A parent who surrenders a newborn in compliance with this provision is immune to prosecution for child abandonment. However, if the physician’s examination reveals the newborn is older than 72 hours, then there will be a complaint made against the parents to child protective services. “A hospital and a child placing agency, and their agents and employees, are immune in a civil action for damages for an act or omission in accepting or transferring a newborn under [this law], except for an act or omission constituting gross negligence or willful or wanton misconduct.” MCL 712.2(4). This protection also applies to employees and contractors of a fire department or police station acting in compliance with the law.
A parent surrendering the child to an emergency service provider only has 28 days to take action if he or she changes his mind. If the parent wants custody, he or she must file a petition in the circuit court for custody in the county where the newborn is located or where the emergency service provider was located (or if neither apply, then where the parent is located). MCL 712.10(1). Unless the birth was witnessed by the emergency service provider, the court will order the parent(s) to submit to DNA testing to determine maternity or paternity. MCL 712.11. If the test reveals the petitioner is not the biological parent, then the case will be dismissed. If the test reveals genetic parentage, then the court shall consider all of the following factors to determine if placement with the parent is in the newborn’s best interest.
- “The love, affection, and other emotional ties existing between the newborn and the parent.” MCL 712.14(2)(a).
- “The parent’s capacity to give the newborn love, affection, and guidance.” MCL 712.14(2)(b).
- “The parent’s capacity and disposition to provide the newborn with food, clothing, medical care, or other remedial care recognized and permitted under the laws of this state in place of medical care, and other material needs.” MCL 712.14(2)(c).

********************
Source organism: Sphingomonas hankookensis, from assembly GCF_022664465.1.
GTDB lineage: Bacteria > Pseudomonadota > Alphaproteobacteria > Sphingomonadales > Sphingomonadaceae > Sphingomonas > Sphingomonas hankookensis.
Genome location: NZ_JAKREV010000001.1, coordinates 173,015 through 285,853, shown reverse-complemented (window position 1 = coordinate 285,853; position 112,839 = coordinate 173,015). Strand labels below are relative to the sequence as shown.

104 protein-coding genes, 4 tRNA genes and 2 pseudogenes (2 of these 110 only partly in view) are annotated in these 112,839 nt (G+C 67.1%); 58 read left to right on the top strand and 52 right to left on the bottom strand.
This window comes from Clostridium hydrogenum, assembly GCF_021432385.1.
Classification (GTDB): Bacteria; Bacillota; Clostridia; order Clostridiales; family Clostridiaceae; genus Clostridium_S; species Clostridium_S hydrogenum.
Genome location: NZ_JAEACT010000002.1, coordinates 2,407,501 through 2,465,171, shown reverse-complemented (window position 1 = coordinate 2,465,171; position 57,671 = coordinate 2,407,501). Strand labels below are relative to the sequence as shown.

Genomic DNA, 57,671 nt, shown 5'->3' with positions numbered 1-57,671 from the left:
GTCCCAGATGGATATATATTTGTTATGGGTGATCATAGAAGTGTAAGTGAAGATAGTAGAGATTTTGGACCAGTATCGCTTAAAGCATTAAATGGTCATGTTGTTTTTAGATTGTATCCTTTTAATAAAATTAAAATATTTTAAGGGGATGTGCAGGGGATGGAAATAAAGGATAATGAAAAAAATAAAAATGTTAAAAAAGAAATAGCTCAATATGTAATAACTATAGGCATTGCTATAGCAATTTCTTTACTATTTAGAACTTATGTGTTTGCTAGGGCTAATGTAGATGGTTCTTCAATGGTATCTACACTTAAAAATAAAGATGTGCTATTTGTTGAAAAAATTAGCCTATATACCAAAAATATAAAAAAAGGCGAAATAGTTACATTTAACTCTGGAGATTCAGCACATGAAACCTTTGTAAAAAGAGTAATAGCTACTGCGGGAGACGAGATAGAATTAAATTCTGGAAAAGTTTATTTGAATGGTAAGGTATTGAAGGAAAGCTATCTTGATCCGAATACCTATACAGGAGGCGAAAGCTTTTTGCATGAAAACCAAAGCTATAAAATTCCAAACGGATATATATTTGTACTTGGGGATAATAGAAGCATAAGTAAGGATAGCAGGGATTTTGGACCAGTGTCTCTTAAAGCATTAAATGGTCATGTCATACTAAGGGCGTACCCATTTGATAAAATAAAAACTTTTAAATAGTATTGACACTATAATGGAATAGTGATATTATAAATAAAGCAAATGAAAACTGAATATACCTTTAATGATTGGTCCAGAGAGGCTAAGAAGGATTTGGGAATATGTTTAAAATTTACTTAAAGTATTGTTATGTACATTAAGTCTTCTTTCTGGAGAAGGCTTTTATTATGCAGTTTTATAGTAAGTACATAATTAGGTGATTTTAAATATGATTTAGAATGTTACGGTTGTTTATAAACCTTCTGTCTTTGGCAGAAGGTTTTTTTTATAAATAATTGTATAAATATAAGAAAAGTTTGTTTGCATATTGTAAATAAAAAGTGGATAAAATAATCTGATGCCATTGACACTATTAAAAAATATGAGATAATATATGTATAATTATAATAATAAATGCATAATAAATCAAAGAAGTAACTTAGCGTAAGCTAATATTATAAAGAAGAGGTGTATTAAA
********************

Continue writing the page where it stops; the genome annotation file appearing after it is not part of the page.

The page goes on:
- “The permanence, as a family unit, of the existing or proposed custodial home.” MCL 712.14(2)(d).
- “The parent’s moral fitness.” MCL 712.14(2)(e).
- “The parent’s mental and physical health.” MCL 712.14(2)(f).
- “Whether the parent has a history of domestic violence.” MCL 712.14(2)(g).
- “If the parent is not the parent who surrendered the newborn, the opportunity the parent had to provide appropriate care and custody of the newborn before the newborn’s birth or surrender.” MCL 712.14(2)(h).
- “Any other factor considered by the court to be relevant to the determination of the newborn’s best interest.” MCL 712.14(2)(i).
After evaluating the newborn’s best interests, the court can issue an order that does one of the following:
- “Grants legal or physical custody, or both, of the newborn to the parent and either retains or relinquishes jurisdiction.” MCL 712.15(a).
- “Determines that the best interests of the newborn are not served by granting custody to the petitioner parent and orders the child placing agency to petition the court for jurisdiction.” MCL 712.15(b).
- “Dismisses the petition.” MCL 712.15(c).